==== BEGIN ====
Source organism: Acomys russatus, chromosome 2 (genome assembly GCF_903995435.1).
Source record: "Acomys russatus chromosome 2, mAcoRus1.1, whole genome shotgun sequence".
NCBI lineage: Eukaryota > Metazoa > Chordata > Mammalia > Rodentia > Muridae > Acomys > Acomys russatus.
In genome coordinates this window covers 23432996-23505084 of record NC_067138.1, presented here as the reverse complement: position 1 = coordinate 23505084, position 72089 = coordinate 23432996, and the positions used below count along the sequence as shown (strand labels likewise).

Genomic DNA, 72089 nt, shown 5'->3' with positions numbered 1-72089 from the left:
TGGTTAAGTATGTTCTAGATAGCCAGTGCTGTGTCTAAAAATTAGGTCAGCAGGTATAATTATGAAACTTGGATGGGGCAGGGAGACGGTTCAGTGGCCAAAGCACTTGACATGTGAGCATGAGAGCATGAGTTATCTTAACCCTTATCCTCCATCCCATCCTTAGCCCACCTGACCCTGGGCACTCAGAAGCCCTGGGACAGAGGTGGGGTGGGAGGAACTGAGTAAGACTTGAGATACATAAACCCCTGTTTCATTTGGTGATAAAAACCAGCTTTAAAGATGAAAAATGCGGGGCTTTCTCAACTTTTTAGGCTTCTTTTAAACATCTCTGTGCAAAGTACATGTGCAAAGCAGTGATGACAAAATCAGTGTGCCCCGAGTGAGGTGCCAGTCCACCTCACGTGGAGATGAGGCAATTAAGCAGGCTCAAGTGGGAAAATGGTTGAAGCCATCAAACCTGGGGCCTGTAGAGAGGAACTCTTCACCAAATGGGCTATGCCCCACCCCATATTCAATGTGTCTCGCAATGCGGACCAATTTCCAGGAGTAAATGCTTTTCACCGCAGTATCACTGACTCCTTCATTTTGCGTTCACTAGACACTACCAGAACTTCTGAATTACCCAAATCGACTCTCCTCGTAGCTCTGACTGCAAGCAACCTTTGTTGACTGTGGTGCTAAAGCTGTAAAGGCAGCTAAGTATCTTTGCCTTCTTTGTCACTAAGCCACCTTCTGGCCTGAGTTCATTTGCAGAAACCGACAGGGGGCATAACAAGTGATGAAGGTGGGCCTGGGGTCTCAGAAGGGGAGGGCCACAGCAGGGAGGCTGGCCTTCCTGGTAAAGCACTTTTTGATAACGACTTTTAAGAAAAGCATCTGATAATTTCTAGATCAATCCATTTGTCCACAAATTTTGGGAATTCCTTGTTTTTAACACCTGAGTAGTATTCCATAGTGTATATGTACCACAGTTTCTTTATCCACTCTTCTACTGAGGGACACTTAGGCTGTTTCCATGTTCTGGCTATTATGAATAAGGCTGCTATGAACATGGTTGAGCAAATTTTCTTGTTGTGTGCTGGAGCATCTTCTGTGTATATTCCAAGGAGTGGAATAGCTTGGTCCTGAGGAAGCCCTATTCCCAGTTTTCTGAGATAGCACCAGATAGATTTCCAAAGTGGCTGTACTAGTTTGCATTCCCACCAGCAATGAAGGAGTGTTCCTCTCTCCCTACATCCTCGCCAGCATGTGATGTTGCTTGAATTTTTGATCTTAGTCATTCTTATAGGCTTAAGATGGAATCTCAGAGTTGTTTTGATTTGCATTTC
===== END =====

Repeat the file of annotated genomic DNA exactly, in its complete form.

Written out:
Source organism: Acomys russatus, chromosome 2 (genome assembly GCF_903995435.1).
Source record: "Acomys russatus chromosome 2, mAcoRus1.1, whole genome shotgun sequence".
NCBI lineage: Eukaryota > Metazoa > Chordata > Mammalia > Rodentia > Muridae > Acomys > Acomys russatus.
In genome coordinates this window covers 23432996-23505084 of record NC_067138.1, presented here as the reverse complement: position 1 = coordinate 23505084, position 72089 = coordinate 23432996, and the positions used below count along the sequence as shown (strand labels likewise).

Genomic DNA, 72089 nt, shown 5'->3' with positions numbered 1-72089 from the left:
TGGTTAAGTATGTTCTAGATAGCCAGTGCTGTGTCTAAAAATTAGGTCAGCAGGTATAATTATGAAACTTGGATGGGGCAGGGAGACGGTTCAGTGGCCAAAGCACTTGACATGTGAGCATGAGAGCATGAGTTATCTTAACCCTTATCCTCCATCCCATCCTTAGCCCACCTGACCCTGGGCACTCAGAAGCCCTGGGACAGAGGTGGGGTGGGAGGAACTGAGTAAGACTTGAGATACATAAACCCCTGTTTCATTTGGTGATAAAAACCAGCTTTAAAGATGAAAAATGCGGGGCTTTCTCAACTTTTTAGGCTTCTTTTAAACATCTCTGTGCAAAGTACATGTGCAAAGCAGTGATGACAAAATCAGTGTGCCCCGAGTGAGGTGCCAGTCCACCTCACGTGGAGATGAGGCAATTAAGCAGGCTCAAGTGGGAAAATGGTTGAAGCCATCAAACCTGGGGCCTGTAGAGAGGAACTCTTCACCAAATGGGCTATGCCCCACCCCATATTCAATGTGTCTCGCAATGCGGACCAATTTCCAGGAGTAAATGCTTTTCACCGCAGTATCACTGACTCCTTCATTTTGCGTTCACTAGACACTACCAGAACTTCTGAATTACCCAAATCGACTCTCCTCGTAGCTCTGACTGCAAGCAACCTTTGTTGACTGTGGTGCTAAAGCTGTAAAGGCAGCTAAGTATCTTTGCCTTCTTTGTCACTAAGCCACCTTCTGGCCTGAGTTCATTTGCAGAAACCGACAGGGGGCATAACAAGTGATGAAGGTGGGCCTGGGGTCTCAGAAGGGGAGGGCCACAGCAGGGAGGCTGGCCTTCCTGGTAAAGCACTTTTTGATAACGACTTTTAAGAAAAGCATCTGATAATTTCTAGATCAATCCATTTGTCCACAAATTTTGGGAATTCCTTGTTTTTAACACCTGAGTAGTATTCCATAGTGTATATGTACCACAGTTTCTTTATCCACTCTTCTACTGAGGGACACTTAGGCTGTTTCCATGTTCTGGCTATTATGAATAAGGCTGCTATGAACATGGTTGAGCAAATTTTCTTGTTGTGTGCTGGAGCATCTTCTGTGTATATTCCAAGGAGTGGAATAGCTTGGTCCTGAGGAAGCCCTATTCCCAGTTTTCTGAGATAGCACCAGATAGATTTCCAAAGTGGCTGTACTAGTTTGCATTCCCACCAGCAATGAAGGAGTGTTCCTCTCTCCCTACATCCTCGCCAGCATGTGATGTTGCTTGAATTTTTGATCTTAGTCATTCTTATAGGCTTAAGATGGAATCTCAGAGTTGTTTTGATTTGCATTTC